Do I really want to go to Mongu?

As I write this we are enjoying the beautiful and much quieter town of Mongu. What are we doing in Mongu, you ask? We are on a vision trip to see the town for ourselves; to see if this is the place where God is calling us to come live and work longterm. We also wanted to see what the SIM team are currently doing here to see if we could envision ourselves in any of these ministries. (See Michael’s picture-rich travel journal)

To be honest when we first arrived in Mongu I wasn’t convinced that we need to come here. Although Michael seemed confident that this would be our future ministry location, it seemed like there was no place for me. I quickly discovered how wrong I was.

View overlooking the Barotse floodplains

Mongu is a hot and sandy town overlooking the floodplains of Barotseland. The people that live on the floodplains have adapted their lives to be nomadic and move where the floods drive them. The nomadic lifestyle and difficult unpredictable terrain makes it hard for people to live there. Consequently the plains have remained under-developed compared to the rest of Zambia but they are famous for their amazing rice.

Abandoned house in the water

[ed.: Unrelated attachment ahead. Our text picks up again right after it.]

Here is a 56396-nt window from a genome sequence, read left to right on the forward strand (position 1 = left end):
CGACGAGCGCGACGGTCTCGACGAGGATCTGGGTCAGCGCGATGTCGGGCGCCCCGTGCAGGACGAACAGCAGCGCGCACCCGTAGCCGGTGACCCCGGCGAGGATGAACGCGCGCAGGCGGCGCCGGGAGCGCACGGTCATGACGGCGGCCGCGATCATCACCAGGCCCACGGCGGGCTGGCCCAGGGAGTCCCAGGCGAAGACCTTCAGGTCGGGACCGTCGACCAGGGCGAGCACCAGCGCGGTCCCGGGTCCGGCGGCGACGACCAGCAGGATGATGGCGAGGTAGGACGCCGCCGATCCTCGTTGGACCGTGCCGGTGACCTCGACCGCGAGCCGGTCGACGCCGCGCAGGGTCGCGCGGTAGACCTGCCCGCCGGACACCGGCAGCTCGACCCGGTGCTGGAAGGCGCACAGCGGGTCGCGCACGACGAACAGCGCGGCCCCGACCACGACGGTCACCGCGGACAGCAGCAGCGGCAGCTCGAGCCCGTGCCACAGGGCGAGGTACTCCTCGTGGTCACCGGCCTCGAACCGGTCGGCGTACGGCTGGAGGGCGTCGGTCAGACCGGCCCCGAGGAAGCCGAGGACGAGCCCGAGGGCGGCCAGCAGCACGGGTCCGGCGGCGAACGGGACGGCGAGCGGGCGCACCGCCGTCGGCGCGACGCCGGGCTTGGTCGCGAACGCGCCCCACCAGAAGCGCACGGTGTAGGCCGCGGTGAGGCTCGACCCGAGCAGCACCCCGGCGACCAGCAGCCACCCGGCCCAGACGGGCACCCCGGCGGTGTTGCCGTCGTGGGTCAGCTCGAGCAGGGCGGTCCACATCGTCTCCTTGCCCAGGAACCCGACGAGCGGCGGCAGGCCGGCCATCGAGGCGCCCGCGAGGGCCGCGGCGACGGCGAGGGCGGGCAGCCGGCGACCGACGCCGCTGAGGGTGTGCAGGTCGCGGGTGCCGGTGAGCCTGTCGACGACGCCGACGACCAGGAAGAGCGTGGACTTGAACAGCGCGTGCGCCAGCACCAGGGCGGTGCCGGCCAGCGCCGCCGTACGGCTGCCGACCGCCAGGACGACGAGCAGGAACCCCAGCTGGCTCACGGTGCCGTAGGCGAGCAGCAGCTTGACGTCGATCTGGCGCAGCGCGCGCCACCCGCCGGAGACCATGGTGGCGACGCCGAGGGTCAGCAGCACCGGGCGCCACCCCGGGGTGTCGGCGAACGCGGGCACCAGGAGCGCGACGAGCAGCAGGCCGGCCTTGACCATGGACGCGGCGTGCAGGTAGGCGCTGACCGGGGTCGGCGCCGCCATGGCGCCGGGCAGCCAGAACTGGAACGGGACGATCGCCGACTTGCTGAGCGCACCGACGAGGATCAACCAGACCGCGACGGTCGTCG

Mongu rice
Mongu rice

Please don’t send me to Mongu…

As I said before, I was personally not convinced that this is where God wanted us to be. Of course I was attracted to the natural beauty of Mongu and my hearts strings were tugged by the plea for us to come work here from the other missionary but does God need us here? We had no intention to come to a place where local Zambians are doing good work and take over or interfere with what they are doing. Is this really where the Lord has called us?

The floodplains are calling

On Sunday we attended the Evangelical Church in Mongu. At church we met Alick Kalonga, the regional bishop of the ECZ (Evangelical Church of Zambia). He shared with us the needs of the rural churches on the plains. In fact, he is actually traveling this week on a long journey by canoe and oxcart to go and train rural pastors on the plains. He tries to do this once or twice a year if he is able. 

Meeting with Bishop Alick Kalonga

Monday morning we took a drive across the vast plains to see what we could see. This is when I started to feel something speak to my heart. (I think Michael must have been praying for me) On the plains people were living in very hard and difficult conditions. They also needed to hear and understand the Gospel. I realised that if we came to serve in Mongu, we weren’t coming to minister just to the people of Mongu. We were coming to minister to the people on the flood plains. I could definitely see that this could be where God wanted us to serve.